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Africa political map dramatically changed

LIST OF COUNTRIES IN AFRICA

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African Country Capital City Population
 Algeria Algiers 39,667,203
 Angola Luanda 25,326,755
 Benin Porto-Novo 10,782,365
 Botswana Gaborone 2,176,741
 Burkina Faso Ouagadougou 18,450,347
 Burundi Bujumbura 9,824,320
 Cameroon Yaoundé 21,918,057
 Cape Verde Praia 525,662
 Central African Republic Bangui 4,900,413
 Chad N’Djamena 13,675,741
 Comoros Moroni 783,544
 Democratic Republic of the Congo Kinshasa 77,267,269
 Djibouti Djibouti 961,037
 Egypt Cairo 88,523,985
 Equatorial Guinea Malabo 1,996,227
 Eritrea Asmara 6,895,222
 Ethiopia Addis Ababa 99,391,145
 Gabon Libreville 1,873,230
 Gambia Banjul 2,022,474
 Ghana Accra 27,414,682
 Guinea Conakry 10,935,259
 Guinea-Bissau Bissau 1,788,088
 Ivory Coast Abidjan, Yamoussoukro 23,126,355
 Kenya Nairobi 45,533,204
 Lesotho Maseru 1,908,335
 Liberia Monrovia 4,046,007
 Libya Tripoli 6,278,522
 Madagascar Antananarivo 23,043,955
 Malawi Lilongwe 16,307,685
 Mali Bamako 17,796,125
 Mauritania Nouakchott 3,632,657
 Mauritius Port Louis 1,263,916
 Morocco Rabat 34,380,277
 Mozambique Maputo 28,013,037
 Namibia Windhoek 2,281,238
 Niger Niamey 18,880,785
 Nigeria Abuja 182,202,652
 Republic of the Congo Brazzaville 4,706,257
 Rwanda Kigali 11,324,426
 São Tomé and Príncipe São Tomé 194,000
 Senegal Dakar 14,150,852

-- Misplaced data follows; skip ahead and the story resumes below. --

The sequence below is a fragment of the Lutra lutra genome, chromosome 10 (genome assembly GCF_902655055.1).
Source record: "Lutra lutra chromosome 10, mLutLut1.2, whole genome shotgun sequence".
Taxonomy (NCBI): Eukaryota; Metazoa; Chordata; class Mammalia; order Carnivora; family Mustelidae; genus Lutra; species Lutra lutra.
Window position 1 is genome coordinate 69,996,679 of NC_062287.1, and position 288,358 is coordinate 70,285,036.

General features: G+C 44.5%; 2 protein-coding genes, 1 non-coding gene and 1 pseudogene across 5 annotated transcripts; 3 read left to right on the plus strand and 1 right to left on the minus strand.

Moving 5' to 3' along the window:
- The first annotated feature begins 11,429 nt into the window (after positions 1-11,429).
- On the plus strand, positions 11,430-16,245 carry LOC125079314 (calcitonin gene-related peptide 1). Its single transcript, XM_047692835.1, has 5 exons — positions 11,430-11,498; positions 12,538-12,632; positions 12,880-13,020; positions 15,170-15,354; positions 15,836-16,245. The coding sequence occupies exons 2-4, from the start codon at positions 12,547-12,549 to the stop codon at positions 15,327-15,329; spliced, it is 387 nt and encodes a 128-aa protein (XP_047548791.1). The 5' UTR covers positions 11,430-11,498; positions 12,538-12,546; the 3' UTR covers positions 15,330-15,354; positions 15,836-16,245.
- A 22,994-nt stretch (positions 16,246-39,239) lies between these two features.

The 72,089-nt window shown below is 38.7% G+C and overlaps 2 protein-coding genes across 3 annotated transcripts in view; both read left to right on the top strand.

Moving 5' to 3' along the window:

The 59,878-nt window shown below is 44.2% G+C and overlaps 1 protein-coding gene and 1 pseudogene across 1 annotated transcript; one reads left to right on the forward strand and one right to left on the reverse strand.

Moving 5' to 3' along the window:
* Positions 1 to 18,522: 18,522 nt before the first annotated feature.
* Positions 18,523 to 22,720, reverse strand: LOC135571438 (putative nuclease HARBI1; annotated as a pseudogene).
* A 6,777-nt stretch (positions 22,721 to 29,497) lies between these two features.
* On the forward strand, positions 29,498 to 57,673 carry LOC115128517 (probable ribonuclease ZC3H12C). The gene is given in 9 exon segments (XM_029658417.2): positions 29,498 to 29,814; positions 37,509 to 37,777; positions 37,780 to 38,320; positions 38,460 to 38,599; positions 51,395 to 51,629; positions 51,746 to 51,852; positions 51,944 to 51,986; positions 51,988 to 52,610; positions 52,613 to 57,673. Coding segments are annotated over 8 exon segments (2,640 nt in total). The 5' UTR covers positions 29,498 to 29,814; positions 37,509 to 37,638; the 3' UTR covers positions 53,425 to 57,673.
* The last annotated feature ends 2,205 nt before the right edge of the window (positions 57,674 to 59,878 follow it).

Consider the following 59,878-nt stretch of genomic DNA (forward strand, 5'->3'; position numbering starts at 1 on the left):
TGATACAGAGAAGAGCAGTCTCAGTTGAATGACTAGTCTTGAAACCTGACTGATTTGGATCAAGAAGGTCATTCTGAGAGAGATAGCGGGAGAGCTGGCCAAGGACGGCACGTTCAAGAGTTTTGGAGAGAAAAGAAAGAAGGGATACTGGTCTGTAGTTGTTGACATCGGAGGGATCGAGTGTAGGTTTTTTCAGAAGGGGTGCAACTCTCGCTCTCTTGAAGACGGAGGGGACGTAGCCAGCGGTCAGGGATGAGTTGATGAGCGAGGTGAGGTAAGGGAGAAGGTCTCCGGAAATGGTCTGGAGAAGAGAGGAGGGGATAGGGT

Seychelles Victoria 970,457
 Sierra Leone Freetown 6,513,357
 Somalia

Somaliland

Mogadishu

Hargeisa

9,972,148

5,320,123

 South Africa Bloemfontein, Cape Town, Pretoria 5,495,724
 South Sudan Juba 12,519,321
 Sudan Khartoum 40,235,712
 Swaziland Mbabane 1,119,524
 Tanzania Dodoma 51,046,045
 Togo Lomé 7,065,418
 Tunisia Tunis 11,118,759
 Uganda Kampala 37,102,024
 Zambia Lusaka 15,474,644
 Zimbabwe Harare 13,503,963
Total 1,125,307,147
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Author: Shakir Essa
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Ethiopia’s state of emergency could destabilise the Horn of Africa

Former Ethiopian Prime Minister Hailemariam Desalegn sent shock waves through the region when he abruptly tendered his resignation.

Desalegn said that he had made the decision to facilitate efforts towards political reforms which started with the release of political prisoners. But rather than pursue a reform agenda, the Ethiopian government followed his announcement by declaring a state of emergency. This not only jeopardises the regime’s apparent intent to institute democratic reforms, it also pits citizens against the security forces. And it’s already led to more violence, not stability.

The state of emergency is being defied in a number of regions. Citizens have protested in Gondar, which is in the opposition Amhara region, as well as the opposition stronghold of Nekemte which is in Oromia. Much of the Oromia region is also defying the emergency measures.

As a result, the regime has targeted the Oromia region, and its protesting youths who are collectively known as Qeerro in the Oromo language.